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Oct / Nov 2014
Back on Track

WRITER: Kevin Hackett

Remember the Aston Lagonda from over a decade ago? Well, the distinctively wedge-shaped saloon is making a comeback and it’s looking better than ever. What’s more, it’s being made specially for us.


When it comes to purchasing an automobile that’s truly unique, your options are normally limited to a choice of trim, colour, upholstery and maybe some tweaking, to give the engine more power than standard. Of course, if your pockets really are deep, you could probably have a word with Ferrari and have a one-off supercar built on the platform of an existing model. But if you really must have something that others don’t, the new Aston might be just up your street.

At long last, Aston Martin is reviving the Lagonda marque although in a sense, it never really went away because since 1947, when David Brown bought both brands, the company’s full name has actually been Aston Martin Lagonda Ltd. Unlike Aston Martin, Lagonda has American roots, having been founded in 1906 by Wilbur Gunn, a businessman who named his company after Ohio’s Lagonda Creek.

During the first half of the 20th century, Lagondas were known for being rare, fast, desirable and glamorous cars that appealed to the most discerning and wealthy motorists.

Under Aston Martin ownership, the Lagonda name continued, albeit sporadically, to be applied to the rarest, most special of its models. Undoubtedly, the most famous of them all was the William Towns-designed Lagonda of 1976, an enormous, wedge-shaped saloon car that, to this day, looks like nothing else ever built. Hugely expensive to buy and to run, it was nevertheless a hit in the Middle East, where the majority ended up being sold and where they still enjoy an enthusiastic following to this day.

Discontinued in 1990 after only 650 were produced (at an average rate of just one a week), the Lagonda name languished until 2009, when a concept car was unveiled at the Geneva Motor Show. Universally panned as ugly and not befitting the brand, the SUV quickly disappeared and, along with it, one of the most storied names in the motoring world.

Now, it’s back and, if Aston Martin has its way, it’s here to stay. At least, if you’re based in the Lagonda stronghold that is the Middle East.

Currently undergoing hot weather testing in Oman, a new Lagonda is readying for its debut as a region-specific model – surely a first in the luxury automobile sector. Anyone who’s been complaining about Aston Martins all looking the same these days should prepare themselves for a shock because this Lagonda, much like its forebearers, looks like nothing else out there.

“I’m not a retro designer,” quips the marque’s design chief, Marek Reichman. “The new Lagonda had to be striking and unique, without looking back on past glories and while you might be able to see the occasional hint of the Towns car in its proportions and in some of its detailing, you could never accuse the new one of being a pastiche.”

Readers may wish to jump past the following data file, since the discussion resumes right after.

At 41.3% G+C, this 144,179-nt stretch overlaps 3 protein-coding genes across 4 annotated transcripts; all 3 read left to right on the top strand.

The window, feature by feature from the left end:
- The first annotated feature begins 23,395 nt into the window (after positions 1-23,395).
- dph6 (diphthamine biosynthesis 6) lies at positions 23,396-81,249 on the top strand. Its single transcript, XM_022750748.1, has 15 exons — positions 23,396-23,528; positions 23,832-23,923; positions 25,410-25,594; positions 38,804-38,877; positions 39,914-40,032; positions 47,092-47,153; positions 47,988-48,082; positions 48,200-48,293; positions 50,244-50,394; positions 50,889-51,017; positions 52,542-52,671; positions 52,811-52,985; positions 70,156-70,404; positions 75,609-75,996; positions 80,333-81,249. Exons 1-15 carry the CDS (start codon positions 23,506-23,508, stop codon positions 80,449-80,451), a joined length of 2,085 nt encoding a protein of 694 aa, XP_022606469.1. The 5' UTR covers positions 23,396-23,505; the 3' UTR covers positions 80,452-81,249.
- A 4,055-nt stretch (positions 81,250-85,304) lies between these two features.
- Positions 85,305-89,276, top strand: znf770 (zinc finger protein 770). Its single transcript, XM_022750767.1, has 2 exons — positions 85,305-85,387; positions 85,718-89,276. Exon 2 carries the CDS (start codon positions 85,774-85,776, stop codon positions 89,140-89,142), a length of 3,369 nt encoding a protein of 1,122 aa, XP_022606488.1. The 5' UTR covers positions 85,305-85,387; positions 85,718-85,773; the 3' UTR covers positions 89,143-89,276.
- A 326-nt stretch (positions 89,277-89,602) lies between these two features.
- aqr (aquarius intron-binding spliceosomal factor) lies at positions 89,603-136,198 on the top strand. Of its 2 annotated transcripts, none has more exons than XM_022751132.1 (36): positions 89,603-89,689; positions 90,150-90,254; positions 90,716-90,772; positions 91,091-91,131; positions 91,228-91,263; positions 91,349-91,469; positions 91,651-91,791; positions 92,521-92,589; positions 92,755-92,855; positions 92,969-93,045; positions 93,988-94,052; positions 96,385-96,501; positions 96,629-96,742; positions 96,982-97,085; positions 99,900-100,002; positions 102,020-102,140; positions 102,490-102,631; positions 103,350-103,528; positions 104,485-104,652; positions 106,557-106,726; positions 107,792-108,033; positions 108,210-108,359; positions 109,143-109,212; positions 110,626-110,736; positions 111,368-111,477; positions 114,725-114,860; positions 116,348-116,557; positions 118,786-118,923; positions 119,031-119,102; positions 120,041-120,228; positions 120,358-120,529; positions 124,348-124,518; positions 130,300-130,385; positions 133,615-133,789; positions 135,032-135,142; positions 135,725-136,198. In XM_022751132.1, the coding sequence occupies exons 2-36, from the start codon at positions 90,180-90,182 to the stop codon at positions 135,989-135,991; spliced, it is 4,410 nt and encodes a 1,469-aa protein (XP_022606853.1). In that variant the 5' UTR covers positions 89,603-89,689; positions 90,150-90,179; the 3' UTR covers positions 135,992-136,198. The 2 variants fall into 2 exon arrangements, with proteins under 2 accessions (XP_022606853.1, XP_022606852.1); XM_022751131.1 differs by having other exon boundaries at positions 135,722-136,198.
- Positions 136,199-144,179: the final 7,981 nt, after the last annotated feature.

He’s right, of course. If you look carefully at the rear C-pillar, there’s some similarity but that’s about it. Reichman is obviously a fan of the previous wedge, though. “There was nothing like it before, there’s been nothing like it since and it’s a real privilege to be in charge of designing a Lagonda for a new audience, especially for the Middle East, which still has huge amounts of affection for Towns’ version,” Reichman adds.

As the new model undergoes its punitive testing regimes in Oman’s furnace-like environs, it does so undisguised – unusual for a pre-production prototype but Aston Martin tends to be less secretive about its upcoming models than most. And Reichman says it’s been getting plenty of the right kind of attention.

Contrary to reports elsewhere, however, he says the new Lagonda is much, much more than a re-bodied Aston Martin Rapide - itself named after an old Lagonda model. “This car has been designed from the ground up after we’ve considered the demands from our Middle East customers. And yes, we’ve utilised our VH platform because it’s such a flexible basis for our cars but the Lagonda has been tuned specifically for a market that wants more than just a sports car. This car will be as comfortable as a limousine.”

Reichman adds that the Lagonda is a project every bit as special as the One-77 and it’s being produced by the company’s recently launched Q section, which caters for the bespoke demands of its most obsessive clients. “Every panel on the Lagonda is hand-formed from carbon fibre,” he continues. “And I can’t think of another five metre-long car in the world where that’s the case. There’s no doubt this car is extremely special.”

Indeed it is and if you’re wondering how much it will cost, you’ll have to keep guessing. The maker is keeping production numbers and pricing closely guarded secrets but it’s bound to be at least as expensive as the 1.7 million USD One-77.

In the market for an exclusive, ultra-luxurious form of executive travel? In some ways, the new Lagonda could be viewed as a Learjet for the road – exquisite in its design, painstaking in its execution and desirable to the extreme. Better yet, unlike that aforementioned aircraft, this one’s being made just for us.

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